The Great American Holy Ghost Electric Show is the perfect title for this band’s debut album. The folks over at This Is American Music have again brought us something strange, new, and righteous. The record pulsates with wild imagery in the Southern Gothic style, mixing a very modern search for meaning in life with the blood and fire of the Old Testament. This six man band is at times a soul train running gleefully off the tracks, and a somber exploration of different ways to express melancholy and longing at others. There is no one song that would sum this band up, but any song is enough to make you want to see the band play live.
This is a rough album, and I mean that in the most literal way. The music is played from the heart. Each member of the band expresses themselves very clearly using their instrument, but clear does not translate to polished. They seem to be playing not just the song, but off of each other. The lyrics are raw, blunt and esoteric all at the same time. The instrumentation seems like an expression of the lyrics, and the lyrics feel like spoken word that would flow out regardless of the music underneath; two voices speaking in harmony instead of unison. I don’t know what it is about the children of preachers writing songs, but they all seem to have this distance, this worldliness, this fear of knowing so little about this world but too much about the next.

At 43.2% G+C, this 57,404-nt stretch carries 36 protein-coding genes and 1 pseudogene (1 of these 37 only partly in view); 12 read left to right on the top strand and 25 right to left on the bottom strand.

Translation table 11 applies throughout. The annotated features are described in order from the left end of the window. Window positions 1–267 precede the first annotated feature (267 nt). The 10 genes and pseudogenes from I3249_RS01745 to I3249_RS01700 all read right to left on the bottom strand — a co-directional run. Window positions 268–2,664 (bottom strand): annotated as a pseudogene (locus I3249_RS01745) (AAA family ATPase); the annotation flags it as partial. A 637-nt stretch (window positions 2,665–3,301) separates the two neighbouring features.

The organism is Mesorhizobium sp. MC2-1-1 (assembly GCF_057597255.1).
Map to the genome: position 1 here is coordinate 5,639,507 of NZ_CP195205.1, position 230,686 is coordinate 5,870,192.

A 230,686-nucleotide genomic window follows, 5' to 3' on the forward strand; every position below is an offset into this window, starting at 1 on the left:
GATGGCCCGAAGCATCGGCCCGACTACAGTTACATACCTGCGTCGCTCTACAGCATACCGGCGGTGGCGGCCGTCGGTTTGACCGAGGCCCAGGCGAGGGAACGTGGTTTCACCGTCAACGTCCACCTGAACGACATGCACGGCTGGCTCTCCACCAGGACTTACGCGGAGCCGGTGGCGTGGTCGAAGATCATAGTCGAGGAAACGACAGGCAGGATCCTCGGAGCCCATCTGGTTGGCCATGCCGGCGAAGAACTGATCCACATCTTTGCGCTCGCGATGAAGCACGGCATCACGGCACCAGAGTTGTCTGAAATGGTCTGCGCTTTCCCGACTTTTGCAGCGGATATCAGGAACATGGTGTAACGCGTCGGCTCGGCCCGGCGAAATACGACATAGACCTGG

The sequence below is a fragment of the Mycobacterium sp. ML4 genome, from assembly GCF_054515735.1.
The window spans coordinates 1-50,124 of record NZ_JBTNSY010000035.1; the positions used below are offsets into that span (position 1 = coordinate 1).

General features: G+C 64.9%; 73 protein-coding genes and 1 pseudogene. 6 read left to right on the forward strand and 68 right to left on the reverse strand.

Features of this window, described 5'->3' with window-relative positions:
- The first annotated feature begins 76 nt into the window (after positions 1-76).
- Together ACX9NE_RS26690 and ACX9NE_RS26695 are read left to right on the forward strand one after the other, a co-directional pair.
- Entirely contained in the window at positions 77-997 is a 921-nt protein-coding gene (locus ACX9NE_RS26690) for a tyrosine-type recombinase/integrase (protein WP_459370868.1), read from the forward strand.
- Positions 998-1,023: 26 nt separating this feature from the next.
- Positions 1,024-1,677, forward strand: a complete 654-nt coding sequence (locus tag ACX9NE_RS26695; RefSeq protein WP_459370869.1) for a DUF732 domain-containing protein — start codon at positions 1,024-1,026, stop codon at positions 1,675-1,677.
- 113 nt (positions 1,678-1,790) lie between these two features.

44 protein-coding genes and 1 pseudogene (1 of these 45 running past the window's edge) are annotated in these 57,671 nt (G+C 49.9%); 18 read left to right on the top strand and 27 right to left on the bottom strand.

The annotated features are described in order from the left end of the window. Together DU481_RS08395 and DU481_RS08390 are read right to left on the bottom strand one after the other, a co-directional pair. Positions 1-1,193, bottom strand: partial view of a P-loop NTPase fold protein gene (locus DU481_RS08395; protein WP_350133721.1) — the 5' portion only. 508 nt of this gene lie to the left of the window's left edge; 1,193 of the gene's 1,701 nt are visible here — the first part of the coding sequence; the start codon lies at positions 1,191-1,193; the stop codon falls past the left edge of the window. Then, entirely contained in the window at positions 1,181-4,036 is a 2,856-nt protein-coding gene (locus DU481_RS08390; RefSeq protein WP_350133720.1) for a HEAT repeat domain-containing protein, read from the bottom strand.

Around now is when I’d start calling out individual songs, but I don’t think that works this time around. The Great American is an album that is meant to be experienced as a whole, as a journey from start to finish. You get the impression that it isn’t meant to be completely understood by the audience, that there are some deep personal impulses at play. The weight of the record, more in the tone than in the music, can easily feel overwhelming and as such this isn’t a record that will stay on repeat for me, but that’s okay. Some experiences are meant to be given space, to be considered before they book is closed on them.
To sum up: Holy Ghost Electric Show is messy and forceful and a little disjointed, but driven and fantastic and new. Most of all, the music is fun. I won’t pass up a chance to watch them play, and you shouldn’t either.
‘And why do I take everyone so personal?
Tell me why do I take everyone so personal
I’m comfortable with my mortality
But I don’t think my mortality is comfortable with me’
As always, much love to This Is American Music.